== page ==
This is a difficult topic to discuss. I hope that people do not face it in their lives, but when it comes to the death of an elderly parent or relative, we need to face it with a conscious mind. I expect that taking the decision to remove nutrition and hydration is not easy for doctors, and I am not trying to remove any kind of medical judgment. For the avoidance of doubt, the Bill is not a Trojan horse to bring in euthanasia or assisted suicide, or to start force-feeding people. However, we have to recognise that death comes to us all and we have to face the discussion about whether we should prolong therapy or withhold it. There are other discussions to be had about whether therapy is futile. I hope the House will agree that withholding water or food from somebody and, in effect, ending their life in a potentially painful and distressing way, sometimes without relatives even knowing that that decision has been made, is wrong. One aim of palliative care is to help people to die as peacefully and painlessly as possible.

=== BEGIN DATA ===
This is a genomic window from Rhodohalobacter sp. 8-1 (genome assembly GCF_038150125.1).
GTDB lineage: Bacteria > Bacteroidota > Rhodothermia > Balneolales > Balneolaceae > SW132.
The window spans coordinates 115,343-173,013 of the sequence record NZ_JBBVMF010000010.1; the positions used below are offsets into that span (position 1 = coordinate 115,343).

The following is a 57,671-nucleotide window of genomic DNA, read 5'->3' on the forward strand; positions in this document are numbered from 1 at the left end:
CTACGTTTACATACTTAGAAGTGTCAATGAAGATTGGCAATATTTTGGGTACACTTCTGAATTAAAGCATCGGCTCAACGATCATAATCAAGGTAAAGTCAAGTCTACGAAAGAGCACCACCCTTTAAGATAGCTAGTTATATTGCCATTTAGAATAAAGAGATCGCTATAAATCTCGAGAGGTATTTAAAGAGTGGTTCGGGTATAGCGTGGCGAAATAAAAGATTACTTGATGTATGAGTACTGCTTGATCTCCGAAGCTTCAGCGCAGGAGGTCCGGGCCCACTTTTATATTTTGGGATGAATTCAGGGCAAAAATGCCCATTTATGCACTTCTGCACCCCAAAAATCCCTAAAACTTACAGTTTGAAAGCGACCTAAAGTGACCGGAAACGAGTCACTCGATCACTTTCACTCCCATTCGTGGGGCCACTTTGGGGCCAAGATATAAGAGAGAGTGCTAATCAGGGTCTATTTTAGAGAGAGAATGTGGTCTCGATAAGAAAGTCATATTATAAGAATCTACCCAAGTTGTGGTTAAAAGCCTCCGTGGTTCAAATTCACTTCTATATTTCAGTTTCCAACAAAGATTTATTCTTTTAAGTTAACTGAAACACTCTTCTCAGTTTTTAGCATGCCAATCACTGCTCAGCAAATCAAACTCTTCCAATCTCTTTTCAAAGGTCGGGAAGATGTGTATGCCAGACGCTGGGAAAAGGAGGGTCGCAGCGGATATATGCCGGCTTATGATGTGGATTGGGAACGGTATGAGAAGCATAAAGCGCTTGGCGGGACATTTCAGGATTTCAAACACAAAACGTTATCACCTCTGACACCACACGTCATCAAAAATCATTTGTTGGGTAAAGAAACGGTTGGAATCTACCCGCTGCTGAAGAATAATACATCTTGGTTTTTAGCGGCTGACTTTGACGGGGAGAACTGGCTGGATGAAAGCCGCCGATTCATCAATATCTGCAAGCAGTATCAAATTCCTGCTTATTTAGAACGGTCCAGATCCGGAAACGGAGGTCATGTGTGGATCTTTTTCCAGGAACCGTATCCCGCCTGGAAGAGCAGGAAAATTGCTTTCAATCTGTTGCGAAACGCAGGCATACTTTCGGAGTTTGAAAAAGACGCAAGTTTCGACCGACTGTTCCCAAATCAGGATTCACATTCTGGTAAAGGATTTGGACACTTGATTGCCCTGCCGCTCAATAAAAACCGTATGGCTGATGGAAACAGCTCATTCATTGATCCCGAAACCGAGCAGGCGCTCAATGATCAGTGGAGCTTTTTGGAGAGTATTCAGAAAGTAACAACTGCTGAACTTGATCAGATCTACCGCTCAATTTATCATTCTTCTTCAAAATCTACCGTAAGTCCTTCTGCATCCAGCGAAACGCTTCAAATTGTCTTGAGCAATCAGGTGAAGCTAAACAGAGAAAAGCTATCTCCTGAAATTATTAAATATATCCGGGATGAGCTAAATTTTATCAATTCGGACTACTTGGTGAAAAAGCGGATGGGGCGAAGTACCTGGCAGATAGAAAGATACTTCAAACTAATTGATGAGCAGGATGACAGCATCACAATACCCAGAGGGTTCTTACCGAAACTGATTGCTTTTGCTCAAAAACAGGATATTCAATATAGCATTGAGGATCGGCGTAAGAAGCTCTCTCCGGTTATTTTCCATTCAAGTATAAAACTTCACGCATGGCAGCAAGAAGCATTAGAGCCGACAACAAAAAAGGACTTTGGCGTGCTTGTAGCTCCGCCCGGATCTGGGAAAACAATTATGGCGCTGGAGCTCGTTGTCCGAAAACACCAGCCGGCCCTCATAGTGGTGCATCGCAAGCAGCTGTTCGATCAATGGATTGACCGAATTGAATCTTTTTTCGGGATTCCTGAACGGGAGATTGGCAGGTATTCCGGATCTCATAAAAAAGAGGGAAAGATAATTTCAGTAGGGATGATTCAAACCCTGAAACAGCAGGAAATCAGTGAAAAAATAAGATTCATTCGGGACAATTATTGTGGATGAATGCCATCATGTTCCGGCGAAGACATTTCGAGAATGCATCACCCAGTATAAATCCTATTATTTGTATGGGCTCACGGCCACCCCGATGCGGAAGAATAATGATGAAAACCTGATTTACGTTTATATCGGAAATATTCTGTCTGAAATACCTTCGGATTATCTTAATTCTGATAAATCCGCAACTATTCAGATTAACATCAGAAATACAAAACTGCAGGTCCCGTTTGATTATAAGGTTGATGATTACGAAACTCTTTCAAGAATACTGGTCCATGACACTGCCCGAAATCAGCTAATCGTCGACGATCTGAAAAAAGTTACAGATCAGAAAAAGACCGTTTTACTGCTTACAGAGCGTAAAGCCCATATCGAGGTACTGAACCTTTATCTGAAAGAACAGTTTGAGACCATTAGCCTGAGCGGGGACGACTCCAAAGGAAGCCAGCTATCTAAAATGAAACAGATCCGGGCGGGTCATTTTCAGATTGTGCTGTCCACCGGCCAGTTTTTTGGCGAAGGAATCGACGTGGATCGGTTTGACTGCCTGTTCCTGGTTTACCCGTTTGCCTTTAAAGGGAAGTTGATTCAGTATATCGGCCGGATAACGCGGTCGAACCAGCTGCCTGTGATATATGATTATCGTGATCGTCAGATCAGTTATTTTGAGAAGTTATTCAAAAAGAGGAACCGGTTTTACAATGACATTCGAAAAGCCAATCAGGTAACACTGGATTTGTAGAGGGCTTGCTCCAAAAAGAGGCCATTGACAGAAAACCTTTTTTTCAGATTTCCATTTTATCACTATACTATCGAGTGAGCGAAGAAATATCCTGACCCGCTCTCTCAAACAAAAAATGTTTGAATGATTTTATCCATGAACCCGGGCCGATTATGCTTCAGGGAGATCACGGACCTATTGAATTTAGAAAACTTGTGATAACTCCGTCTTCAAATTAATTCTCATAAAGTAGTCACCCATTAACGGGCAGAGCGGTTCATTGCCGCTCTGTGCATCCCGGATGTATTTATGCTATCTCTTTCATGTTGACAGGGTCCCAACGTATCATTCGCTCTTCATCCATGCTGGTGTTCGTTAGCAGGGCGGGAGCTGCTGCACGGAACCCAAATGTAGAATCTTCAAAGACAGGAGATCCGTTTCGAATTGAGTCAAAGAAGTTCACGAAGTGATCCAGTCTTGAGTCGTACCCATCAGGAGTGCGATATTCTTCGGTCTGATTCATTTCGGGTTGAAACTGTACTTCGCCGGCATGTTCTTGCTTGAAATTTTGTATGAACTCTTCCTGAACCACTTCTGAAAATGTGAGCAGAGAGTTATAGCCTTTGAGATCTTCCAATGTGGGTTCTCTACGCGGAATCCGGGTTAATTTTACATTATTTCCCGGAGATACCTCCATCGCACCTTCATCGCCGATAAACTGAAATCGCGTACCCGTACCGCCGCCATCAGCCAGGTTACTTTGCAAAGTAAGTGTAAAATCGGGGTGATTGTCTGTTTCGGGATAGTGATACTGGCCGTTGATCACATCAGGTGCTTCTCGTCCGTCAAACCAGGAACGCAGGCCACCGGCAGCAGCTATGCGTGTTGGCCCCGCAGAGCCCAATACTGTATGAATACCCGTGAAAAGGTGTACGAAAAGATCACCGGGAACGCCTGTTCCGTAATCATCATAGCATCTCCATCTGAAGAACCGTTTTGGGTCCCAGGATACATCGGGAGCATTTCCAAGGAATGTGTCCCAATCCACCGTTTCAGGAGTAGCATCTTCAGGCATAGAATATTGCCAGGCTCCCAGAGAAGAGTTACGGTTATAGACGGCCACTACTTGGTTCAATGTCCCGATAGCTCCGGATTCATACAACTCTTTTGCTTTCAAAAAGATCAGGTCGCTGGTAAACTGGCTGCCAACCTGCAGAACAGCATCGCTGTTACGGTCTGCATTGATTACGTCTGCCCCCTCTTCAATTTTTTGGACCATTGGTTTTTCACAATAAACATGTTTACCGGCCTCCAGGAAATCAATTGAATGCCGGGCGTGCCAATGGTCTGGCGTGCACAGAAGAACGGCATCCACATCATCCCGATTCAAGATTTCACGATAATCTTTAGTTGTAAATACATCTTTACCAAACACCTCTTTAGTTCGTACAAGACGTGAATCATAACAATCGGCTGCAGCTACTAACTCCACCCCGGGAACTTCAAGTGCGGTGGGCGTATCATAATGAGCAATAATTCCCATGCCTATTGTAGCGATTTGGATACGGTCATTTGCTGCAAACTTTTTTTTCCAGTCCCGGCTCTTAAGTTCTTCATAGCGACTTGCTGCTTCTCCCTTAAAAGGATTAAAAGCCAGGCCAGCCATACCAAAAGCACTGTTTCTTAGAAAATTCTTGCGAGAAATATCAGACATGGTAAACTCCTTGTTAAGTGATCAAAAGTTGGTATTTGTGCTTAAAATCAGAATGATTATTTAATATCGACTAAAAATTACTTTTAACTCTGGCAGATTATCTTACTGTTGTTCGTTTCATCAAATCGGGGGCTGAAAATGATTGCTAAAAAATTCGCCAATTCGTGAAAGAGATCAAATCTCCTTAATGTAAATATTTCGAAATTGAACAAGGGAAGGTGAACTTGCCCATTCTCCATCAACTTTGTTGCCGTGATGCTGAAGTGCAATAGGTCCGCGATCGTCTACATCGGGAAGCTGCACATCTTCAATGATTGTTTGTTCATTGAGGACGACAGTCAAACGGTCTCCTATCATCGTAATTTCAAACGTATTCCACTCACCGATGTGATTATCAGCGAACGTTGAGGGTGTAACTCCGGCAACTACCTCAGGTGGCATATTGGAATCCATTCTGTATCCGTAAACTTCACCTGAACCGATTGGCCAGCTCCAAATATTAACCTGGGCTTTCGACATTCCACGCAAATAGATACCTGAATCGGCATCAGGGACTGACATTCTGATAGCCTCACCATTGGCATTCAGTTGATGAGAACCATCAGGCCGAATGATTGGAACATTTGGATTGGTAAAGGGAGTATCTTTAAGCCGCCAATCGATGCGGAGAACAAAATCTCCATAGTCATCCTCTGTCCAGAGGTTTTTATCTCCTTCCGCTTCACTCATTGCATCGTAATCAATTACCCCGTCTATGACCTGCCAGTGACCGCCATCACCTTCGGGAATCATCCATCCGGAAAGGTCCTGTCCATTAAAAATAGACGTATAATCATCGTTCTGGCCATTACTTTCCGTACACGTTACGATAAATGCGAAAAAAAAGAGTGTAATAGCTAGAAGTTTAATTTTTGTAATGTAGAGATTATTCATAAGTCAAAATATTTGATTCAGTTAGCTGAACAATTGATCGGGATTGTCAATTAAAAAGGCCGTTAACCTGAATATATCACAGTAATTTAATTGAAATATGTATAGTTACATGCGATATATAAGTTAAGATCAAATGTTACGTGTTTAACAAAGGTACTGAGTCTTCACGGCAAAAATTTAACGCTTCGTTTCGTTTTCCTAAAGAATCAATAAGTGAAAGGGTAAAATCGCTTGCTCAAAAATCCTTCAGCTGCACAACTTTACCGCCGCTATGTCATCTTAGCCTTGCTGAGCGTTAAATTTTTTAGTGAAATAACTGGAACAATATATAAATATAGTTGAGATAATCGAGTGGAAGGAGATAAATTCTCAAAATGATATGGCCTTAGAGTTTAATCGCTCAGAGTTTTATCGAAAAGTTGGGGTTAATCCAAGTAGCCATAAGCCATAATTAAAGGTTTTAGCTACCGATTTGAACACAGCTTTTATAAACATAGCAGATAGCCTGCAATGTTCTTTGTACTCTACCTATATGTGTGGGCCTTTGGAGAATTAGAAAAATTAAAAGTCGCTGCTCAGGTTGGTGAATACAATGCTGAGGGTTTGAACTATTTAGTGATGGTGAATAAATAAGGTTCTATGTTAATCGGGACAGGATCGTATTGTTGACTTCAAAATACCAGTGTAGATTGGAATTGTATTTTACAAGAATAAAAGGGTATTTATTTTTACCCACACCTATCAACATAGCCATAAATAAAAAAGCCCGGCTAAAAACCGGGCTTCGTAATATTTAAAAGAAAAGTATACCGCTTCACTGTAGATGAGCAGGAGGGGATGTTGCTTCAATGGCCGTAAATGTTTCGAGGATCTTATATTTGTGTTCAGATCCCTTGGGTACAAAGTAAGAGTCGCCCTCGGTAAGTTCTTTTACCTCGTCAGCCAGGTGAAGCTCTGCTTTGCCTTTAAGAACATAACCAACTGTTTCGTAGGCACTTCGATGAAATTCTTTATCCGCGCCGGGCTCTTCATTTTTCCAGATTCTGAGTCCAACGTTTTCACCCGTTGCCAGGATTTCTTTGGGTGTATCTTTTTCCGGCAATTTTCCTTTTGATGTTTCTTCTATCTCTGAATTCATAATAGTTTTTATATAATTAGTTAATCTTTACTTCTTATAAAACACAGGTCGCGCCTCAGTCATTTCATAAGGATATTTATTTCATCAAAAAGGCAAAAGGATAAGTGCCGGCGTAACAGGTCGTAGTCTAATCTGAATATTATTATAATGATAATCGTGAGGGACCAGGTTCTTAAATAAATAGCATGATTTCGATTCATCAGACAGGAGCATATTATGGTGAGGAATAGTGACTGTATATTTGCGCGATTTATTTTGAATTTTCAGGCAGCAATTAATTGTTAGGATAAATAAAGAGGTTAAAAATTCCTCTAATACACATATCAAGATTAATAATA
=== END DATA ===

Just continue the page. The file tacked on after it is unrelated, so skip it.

I do not intend to speak for long on this Bill, but I hope that Members will recognise that this is an important discussion to have and that they would not wish any of their relatives or friends to die of starvation or thirst, and so will support the Bill today. I commend the Bill to the House.
I pay tribute to my hon. Friend the Member for Suffolk Coastal (Dr Coffey) for ensuring that this issue is raised in the House and that the debate on it is advanced. She approached the matter with characteristic thoughtfulness and great articulacy, as she has done on many occasions.